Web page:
Clearly, the TEC is a significant parameter in the assessment of system effects, and considerable effort has been directed toward the modeling of TEC over the years. In general, the product of two factors controls the TEC: the so-called slab thickness and the peak electron density. Although there are differences, we find that the climatological behavior of TEC is quite consistent with that of the F-region parameter foF2, which has been determined from vertical incidence sounders. In systems work, it is important to recognize that the TEC referred to in reported models is the TEC throughout the full ionosphere for an equivalent zenithal path. In Table 4-8 the electron content (i.e., EC) is reckoned along the ray trajectory, which may be oblique and may even terminate within the ionosphere for low orbit satellites. Provided the full ionosphere is involved in both forms of the electron content, we may transform the modeled (overhead) value to the oblique value through multiplication of the former by the secant of the earth curvature-corrected ray zenith angle at the ionospheric mean height.
In view of the importance of the TEC in the analysis of earth-space propagation effects from VHF through the lower part of the SHF band, a considerable amount of research has been directed toward the development of models for the TEC. From such models, predictions of system effects such as excess group path delay, Faraday rotation, dispersive Doppler, and ionospheric wedge refraction can be made. Two modeling approaches have been generally used, the first based upon integration of selected worldwide electron density profile models, and the second based upon a direct analysis of the TEC data alone. The most successful model in the former category is due to Bent et al. , while Klobuchar et al. [1970; 1977] have developed the most useful models in the latter category. Without going into details about the various available global models, one finds that they generally deliver relative accuracies of the order of 75-80% during the daytime and 65-70% at night. Models perform best at midlatitudes, where most of the contributing data have been obtained. The state-of-the-art global representation of TEC is due to Klobuchar , and a simple version tailored for single-frequency GPS users provides for a 50% reduction in the error introduced by the ionosphere. Greater accuracies may be obtained through use of region-specific modeling approaches and real-time update approaches. For example, new data has been obtained at high latitudes [Klobuchar, 1987] and also at the equator [Anderson and Klobuchar, 1983]. Significant increases in the TEC, which are not predicted by the quiet-day TEC models, have been observed for ray trajectories penetrating the polar cap and, although understood theoretically, are not properly accounted for in existing operational algorithms. A low-latitude TEC model has been developed by Anderson et al. , providing a better representation of the so-called equatorial anomaly region.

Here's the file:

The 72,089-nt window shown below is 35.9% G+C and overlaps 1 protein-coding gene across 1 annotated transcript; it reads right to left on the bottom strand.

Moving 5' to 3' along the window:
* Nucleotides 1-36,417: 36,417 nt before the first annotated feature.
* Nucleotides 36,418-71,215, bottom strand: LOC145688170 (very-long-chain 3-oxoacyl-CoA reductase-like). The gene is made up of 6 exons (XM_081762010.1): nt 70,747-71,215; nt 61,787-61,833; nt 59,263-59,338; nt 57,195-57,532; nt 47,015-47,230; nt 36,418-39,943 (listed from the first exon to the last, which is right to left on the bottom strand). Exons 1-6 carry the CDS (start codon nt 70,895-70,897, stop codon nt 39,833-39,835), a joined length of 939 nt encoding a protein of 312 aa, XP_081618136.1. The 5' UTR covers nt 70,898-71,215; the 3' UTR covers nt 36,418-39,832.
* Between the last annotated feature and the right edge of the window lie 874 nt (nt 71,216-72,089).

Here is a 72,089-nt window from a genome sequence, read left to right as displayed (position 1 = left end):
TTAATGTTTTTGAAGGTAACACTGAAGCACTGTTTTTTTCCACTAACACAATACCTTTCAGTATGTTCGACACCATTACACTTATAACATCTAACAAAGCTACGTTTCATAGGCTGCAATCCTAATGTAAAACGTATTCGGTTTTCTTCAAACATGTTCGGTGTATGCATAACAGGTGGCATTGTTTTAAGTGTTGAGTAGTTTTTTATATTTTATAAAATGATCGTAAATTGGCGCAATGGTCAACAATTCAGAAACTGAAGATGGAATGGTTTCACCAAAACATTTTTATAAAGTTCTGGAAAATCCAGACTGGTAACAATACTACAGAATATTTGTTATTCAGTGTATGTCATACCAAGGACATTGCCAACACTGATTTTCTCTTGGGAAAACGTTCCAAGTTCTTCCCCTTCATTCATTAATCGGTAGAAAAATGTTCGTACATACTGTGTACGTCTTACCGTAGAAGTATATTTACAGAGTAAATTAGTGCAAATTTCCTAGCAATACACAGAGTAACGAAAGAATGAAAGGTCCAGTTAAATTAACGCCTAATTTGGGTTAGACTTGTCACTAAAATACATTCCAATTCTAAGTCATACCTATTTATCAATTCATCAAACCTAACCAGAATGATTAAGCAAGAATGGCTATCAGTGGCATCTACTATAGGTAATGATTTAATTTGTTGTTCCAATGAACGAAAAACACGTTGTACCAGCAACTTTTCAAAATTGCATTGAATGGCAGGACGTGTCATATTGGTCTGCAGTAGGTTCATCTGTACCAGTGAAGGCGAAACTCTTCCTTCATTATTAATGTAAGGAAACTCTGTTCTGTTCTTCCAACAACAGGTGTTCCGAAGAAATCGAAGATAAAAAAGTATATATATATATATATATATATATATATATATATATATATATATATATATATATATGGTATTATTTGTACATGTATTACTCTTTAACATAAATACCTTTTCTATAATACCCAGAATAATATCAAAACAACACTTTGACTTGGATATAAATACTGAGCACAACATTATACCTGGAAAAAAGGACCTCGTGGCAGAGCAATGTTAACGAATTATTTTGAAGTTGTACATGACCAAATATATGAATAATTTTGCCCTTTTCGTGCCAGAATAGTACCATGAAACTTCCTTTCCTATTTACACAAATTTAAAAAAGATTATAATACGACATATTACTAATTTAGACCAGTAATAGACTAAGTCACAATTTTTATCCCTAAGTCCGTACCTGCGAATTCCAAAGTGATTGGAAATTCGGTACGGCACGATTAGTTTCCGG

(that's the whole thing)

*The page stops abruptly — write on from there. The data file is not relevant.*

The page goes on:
Models of TEC for use in estimation of effects such as Faraday rotation or group path delay are critically dependent upon the selection of the underlying sub-model of the ionospheric distribution and how well it describes reality. Considerable activity in the general area of global model improvement has occurred in recent years, and we anticipate a significant improvement in the capability to predict propagation factors that depend upon TEC in the future. Simple models such as the Bent model may be replaced by hybrid versions of more complete models such as the IRI [Rawer, 1981] [Bilitza, 2001], or may be improved by use of update-capable empirical models such as ICED [Tascione, 1988]. Rush et al.  has improved the global model from which the electron concentrations and foF2 may be obtained.